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Tr-Ash Talk: 'Stand Your Ground' Embraces Coal Ash

The New York Times reported over the weekend that Common Cause, a nonprofit watchdog group, was using thousands of documents it received to bolster a claim that the American Legislative Exchange Council (ALEC) violates its nonprofit status by practicing in state and federal lobbying. ALEC, which has been in the news lately, is a corporate funded conservative group composed of lobbyists and elected officials that often drafts and votes on legislative language on a variety of issues that undermine the health and safety of the American public. Their initiatives include measures to weaken labor and environmental laws, and most notoriously, "Stand Your Ground" laws, such as the one being used as a defense in the murder of Florida teen Trayvon Martin.

It should come as no surprise then that ALEC also drafted and adopted a resolution pertaining to relaxed federal protections for coal ash.

Currently, no federal coal ash safeguards exist. A 2008 coal ash spill in Kingston, TN, motivated the EPA to propose the first ever federal rules regarding safe disposal of coal ash in 2010. After a lengthy public hearing process, those rules are still pending final approval.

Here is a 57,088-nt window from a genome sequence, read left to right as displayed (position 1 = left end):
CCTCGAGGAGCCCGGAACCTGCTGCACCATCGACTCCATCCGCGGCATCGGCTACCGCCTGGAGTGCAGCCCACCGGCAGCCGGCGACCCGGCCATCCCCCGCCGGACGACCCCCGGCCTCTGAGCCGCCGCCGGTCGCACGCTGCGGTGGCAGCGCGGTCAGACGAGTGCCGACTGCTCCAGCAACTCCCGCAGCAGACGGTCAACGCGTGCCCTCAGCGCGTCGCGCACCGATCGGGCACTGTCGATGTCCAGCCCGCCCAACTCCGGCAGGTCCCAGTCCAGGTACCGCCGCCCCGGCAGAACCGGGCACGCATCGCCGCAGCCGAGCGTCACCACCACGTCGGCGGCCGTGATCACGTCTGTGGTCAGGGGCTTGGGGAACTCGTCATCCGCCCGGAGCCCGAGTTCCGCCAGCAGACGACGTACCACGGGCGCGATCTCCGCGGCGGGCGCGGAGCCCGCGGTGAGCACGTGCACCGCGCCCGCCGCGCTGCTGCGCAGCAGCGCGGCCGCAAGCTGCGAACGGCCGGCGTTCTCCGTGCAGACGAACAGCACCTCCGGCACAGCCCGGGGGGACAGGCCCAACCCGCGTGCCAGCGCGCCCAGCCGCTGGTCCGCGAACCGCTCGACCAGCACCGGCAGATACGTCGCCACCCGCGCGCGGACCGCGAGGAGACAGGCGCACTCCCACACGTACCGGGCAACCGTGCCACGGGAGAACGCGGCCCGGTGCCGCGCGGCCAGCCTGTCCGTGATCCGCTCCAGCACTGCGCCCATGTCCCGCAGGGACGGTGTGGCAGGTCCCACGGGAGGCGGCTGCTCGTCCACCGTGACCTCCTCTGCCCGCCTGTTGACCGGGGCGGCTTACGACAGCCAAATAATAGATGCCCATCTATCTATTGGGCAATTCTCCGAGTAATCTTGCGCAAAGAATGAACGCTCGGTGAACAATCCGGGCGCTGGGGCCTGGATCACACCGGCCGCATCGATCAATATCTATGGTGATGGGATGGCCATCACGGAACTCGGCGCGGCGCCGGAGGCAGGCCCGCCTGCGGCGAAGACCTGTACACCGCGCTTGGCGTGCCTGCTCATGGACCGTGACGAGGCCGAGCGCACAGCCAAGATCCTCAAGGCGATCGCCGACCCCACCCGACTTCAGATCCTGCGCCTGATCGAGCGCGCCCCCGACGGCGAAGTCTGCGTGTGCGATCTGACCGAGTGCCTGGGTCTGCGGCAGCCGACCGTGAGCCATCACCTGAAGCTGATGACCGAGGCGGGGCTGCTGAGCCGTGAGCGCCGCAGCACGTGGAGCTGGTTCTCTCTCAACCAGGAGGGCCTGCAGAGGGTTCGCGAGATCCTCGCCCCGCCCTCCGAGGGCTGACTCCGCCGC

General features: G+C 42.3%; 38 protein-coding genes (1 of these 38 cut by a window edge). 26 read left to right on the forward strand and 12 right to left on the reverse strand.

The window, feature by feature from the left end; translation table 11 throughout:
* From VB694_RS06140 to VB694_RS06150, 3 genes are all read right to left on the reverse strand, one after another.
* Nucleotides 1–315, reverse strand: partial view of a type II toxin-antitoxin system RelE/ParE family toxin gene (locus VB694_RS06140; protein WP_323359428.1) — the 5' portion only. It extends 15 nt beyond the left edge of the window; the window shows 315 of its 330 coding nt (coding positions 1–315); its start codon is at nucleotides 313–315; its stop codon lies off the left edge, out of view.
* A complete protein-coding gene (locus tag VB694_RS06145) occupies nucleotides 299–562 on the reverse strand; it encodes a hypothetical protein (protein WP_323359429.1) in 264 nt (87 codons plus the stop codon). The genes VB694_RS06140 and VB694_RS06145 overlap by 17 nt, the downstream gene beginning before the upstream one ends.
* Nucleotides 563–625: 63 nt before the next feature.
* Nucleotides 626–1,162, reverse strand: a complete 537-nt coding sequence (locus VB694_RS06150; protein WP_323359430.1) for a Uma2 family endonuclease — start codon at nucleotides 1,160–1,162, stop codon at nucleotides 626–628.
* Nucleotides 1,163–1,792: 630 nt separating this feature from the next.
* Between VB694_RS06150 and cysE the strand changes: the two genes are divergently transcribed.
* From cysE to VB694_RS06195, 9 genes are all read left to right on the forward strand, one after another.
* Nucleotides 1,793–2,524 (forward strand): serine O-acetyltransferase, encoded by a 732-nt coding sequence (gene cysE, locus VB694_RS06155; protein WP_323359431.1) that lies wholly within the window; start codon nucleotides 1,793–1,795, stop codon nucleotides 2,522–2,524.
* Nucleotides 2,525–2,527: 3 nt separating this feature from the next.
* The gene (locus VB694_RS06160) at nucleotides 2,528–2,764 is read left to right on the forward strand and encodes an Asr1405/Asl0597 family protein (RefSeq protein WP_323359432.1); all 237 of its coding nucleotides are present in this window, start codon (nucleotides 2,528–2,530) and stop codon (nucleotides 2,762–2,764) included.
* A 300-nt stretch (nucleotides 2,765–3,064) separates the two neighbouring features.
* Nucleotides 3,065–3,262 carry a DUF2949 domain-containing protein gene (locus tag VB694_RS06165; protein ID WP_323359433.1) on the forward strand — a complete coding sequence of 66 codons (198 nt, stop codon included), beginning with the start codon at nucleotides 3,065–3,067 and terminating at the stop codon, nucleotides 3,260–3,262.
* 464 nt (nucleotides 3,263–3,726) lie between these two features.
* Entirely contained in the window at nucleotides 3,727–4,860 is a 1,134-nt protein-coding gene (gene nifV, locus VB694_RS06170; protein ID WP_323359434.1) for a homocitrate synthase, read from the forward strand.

But the Center for Media and Democracy says that ALEC and its members approved a resolution in 2010 that discouraged federal coal ash protections and instead advocated for state-based coal ash standards. It is widely known among public interest and health organizations that states have been ineffective at best in setting coal ash safeguards that protect our health and communities. A strong, uniform federal standard is what is needed most to protect communities from the toxic coal ash threat.

Just last week, the House of Representatives passed a Transportation Bill that included an amendment that would prohibit the EPA from ever setting federal coal ash safeguards and instead—you guessed it—would push the authority to regulate coal ash to the states. ALEC boasts membership from thousands of legislators and dozens of major corporate sponsors, including coal giant Peabody Energy. As communities suffer with rivers, lakes, streams and aquifers poisoned by coal ash, Republican leadership is pushing an amendment that would gut any possibility of federal protection by including it in must-pass legislation.

The Transportation bill is meant to ensure safe roads, safe highways and safe communities. Polluting it with amendments that will poison our communities is unfair. Urge your senators to reject any amendments that gut federal coal ash protections.

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